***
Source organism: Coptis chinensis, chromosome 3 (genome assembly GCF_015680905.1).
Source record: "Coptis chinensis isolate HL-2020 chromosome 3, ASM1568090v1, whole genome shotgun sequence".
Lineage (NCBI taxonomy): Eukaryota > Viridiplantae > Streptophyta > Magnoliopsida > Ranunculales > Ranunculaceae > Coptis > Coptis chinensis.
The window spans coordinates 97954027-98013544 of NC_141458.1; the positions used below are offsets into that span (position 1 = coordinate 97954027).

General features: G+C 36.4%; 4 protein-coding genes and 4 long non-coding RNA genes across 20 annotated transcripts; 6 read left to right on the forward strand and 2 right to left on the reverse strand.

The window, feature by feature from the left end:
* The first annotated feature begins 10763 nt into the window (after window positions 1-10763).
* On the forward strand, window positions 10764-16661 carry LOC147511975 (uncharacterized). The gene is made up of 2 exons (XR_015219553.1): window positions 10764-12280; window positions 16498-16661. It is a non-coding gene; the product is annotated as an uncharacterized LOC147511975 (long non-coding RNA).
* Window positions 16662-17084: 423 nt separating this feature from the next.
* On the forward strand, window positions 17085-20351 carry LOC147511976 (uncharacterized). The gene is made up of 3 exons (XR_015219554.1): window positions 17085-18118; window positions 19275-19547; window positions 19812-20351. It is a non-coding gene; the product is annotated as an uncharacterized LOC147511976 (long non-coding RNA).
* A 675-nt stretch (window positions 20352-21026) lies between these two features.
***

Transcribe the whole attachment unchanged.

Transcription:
Source organism: Coptis chinensis, chromosome 3 (genome assembly GCF_015680905.1).
Source record: "Coptis chinensis isolate HL-2020 chromosome 3, ASM1568090v1, whole genome shotgun sequence".
Lineage (NCBI taxonomy): Eukaryota > Viridiplantae > Streptophyta > Magnoliopsida > Ranunculales > Ranunculaceae > Coptis > Coptis chinensis.
The window spans coordinates 97954027-98013544 of NC_141458.1; the positions used below are offsets into that span (position 1 = coordinate 97954027).

General features: G+C 36.4%; 4 protein-coding genes and 4 long non-coding RNA genes across 20 annotated transcripts; 6 read left to right on the forward strand and 2 right to left on the reverse strand.

The window, feature by feature from the left end:
* The first annotated feature begins 10763 nt into the window (after window positions 1-10763).
* On the forward strand, window positions 10764-16661 carry LOC147511975 (uncharacterized). The gene is made up of 2 exons (XR_015219553.1): window positions 10764-12280; window positions 16498-16661. It is a non-coding gene; the product is annotated as an uncharacterized LOC147511975 (long non-coding RNA).
* Window positions 16662-17084: 423 nt separating this feature from the next.
* On the forward strand, window positions 17085-20351 carry LOC147511976 (uncharacterized). The gene is made up of 3 exons (XR_015219554.1): window positions 17085-18118; window positions 19275-19547; window positions 19812-20351. It is a non-coding gene; the product is annotated as an uncharacterized LOC147511976 (long non-coding RNA).
* A 675-nt stretch (window positions 20352-21026) lies between these two features.